Daily Devotional for Small Group Discussion: A Place for You
- Does your congregation use land acknowledgments? If yes, why? If no, would you consider researching the Indigenous inhabitants of the land where you live and praise?
- What educational purpose might land acknowledgments serve?
- How might land acknowledgments be connected with repentance?
“If I go and prepare a place for you.” – John 14:3 (NIV)
When Jesus said there was a place for us, he wasn’t singing Moon River. But he was singing. He was also promising that we would land some place in style someday, some way. That Trinity could be today.
Jesus often spoke in the PRESENT present tense. Before was now and later is now. Alpha and omega. The already but not yet. Time connects by promises, not clocks. “As it was in the beginning, is now and ever shall be, world without end. Amen, Amen.”
When some use “Land Acknowledgements” in worship, we connect large places to long times. Land acknowledgements acknowledge and ritualize beginnings of gatherings or worship services. They expand us.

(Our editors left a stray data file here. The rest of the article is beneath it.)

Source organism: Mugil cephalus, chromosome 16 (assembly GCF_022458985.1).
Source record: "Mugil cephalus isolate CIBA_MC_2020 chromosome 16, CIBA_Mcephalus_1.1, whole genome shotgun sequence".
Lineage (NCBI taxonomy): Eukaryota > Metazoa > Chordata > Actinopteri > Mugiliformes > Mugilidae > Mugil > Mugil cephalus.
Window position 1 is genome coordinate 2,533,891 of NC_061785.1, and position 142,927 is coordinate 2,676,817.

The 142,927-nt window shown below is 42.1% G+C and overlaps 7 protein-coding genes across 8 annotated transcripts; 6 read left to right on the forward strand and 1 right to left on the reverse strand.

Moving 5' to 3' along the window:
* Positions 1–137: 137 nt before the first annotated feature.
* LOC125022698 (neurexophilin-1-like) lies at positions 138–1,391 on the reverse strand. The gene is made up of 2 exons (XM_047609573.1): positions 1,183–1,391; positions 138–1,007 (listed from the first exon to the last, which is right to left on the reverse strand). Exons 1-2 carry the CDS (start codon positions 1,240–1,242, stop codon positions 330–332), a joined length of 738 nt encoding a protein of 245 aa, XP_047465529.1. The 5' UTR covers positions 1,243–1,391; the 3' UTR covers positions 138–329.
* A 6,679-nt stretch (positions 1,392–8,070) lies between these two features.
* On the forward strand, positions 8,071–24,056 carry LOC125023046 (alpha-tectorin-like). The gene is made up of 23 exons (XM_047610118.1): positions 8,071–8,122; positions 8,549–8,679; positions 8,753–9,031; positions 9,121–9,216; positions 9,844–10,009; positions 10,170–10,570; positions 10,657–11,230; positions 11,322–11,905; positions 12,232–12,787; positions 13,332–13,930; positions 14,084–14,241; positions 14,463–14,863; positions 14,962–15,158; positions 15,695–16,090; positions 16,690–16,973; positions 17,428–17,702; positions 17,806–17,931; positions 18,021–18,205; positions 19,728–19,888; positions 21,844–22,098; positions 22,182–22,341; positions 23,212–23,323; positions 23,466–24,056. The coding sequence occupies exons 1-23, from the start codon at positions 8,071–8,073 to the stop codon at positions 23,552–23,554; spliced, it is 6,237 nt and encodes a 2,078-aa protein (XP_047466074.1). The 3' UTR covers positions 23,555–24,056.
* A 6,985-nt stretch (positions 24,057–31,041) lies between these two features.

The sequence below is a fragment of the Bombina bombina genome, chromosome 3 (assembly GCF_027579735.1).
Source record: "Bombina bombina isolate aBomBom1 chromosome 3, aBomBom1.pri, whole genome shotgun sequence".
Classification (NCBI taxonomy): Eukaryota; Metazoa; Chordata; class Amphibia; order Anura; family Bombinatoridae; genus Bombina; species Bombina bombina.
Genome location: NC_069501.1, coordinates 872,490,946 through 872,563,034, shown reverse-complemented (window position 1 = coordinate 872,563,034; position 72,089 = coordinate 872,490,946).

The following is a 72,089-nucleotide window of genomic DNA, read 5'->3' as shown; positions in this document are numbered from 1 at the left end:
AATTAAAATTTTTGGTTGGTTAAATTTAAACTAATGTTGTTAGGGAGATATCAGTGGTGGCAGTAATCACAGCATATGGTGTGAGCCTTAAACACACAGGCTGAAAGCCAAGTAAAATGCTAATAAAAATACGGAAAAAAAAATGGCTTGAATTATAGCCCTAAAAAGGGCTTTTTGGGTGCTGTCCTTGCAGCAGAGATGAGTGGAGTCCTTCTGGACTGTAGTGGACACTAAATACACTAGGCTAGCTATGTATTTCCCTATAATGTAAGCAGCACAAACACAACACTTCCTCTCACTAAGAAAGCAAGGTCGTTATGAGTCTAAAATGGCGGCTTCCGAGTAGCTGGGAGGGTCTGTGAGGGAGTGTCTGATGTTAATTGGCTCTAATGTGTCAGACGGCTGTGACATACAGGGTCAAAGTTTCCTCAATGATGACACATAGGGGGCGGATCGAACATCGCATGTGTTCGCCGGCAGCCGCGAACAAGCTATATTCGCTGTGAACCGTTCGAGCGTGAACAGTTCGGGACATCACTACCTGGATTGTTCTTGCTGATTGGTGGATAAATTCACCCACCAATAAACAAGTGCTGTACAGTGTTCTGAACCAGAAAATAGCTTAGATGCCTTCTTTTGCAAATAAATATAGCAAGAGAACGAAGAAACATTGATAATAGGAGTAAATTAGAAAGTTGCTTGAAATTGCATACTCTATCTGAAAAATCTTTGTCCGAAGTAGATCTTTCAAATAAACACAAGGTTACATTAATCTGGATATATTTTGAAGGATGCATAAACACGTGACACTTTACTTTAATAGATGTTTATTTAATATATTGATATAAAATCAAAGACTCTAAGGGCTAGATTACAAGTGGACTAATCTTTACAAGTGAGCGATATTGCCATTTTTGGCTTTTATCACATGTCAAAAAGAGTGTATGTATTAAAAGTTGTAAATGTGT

A sample: “We are not the first people on this land nor will be the last. We remember and honor the NAMED people whom we often forget or hurt.” Usually, good research is done to name the actual first peoples on what you call your land. People “train” to pronounce the names correctly. There is often an effort made to acquaint ourselves with the offspring, culture, and history of the firsts.
Alongside these obvious courtesies, there is a reorientation of the self. We will stop thinking of ourselves as owners of the land. We might add repentance to our acknowledgment.
Maybe we weren’t always the best people in the way we thought about land or cultures. But we’ll be crossing time in style, someday, some way. If, says Jesus, a place is prepared for you, he’ll be there too, spreading the mercy around.
For a renewed way of thinking in long instead of short time, we pray. And let us be as good to our children as our ancestors were to us. Amen.
Donna Schaper works nationally for Bricks and Mortals, a NYC-based organization that provides sustainable solutions for sacred sites. Her newest book is Remove the Pews: Spiritual Possibilities for Sacred Spaces, from The Pilgrim Press.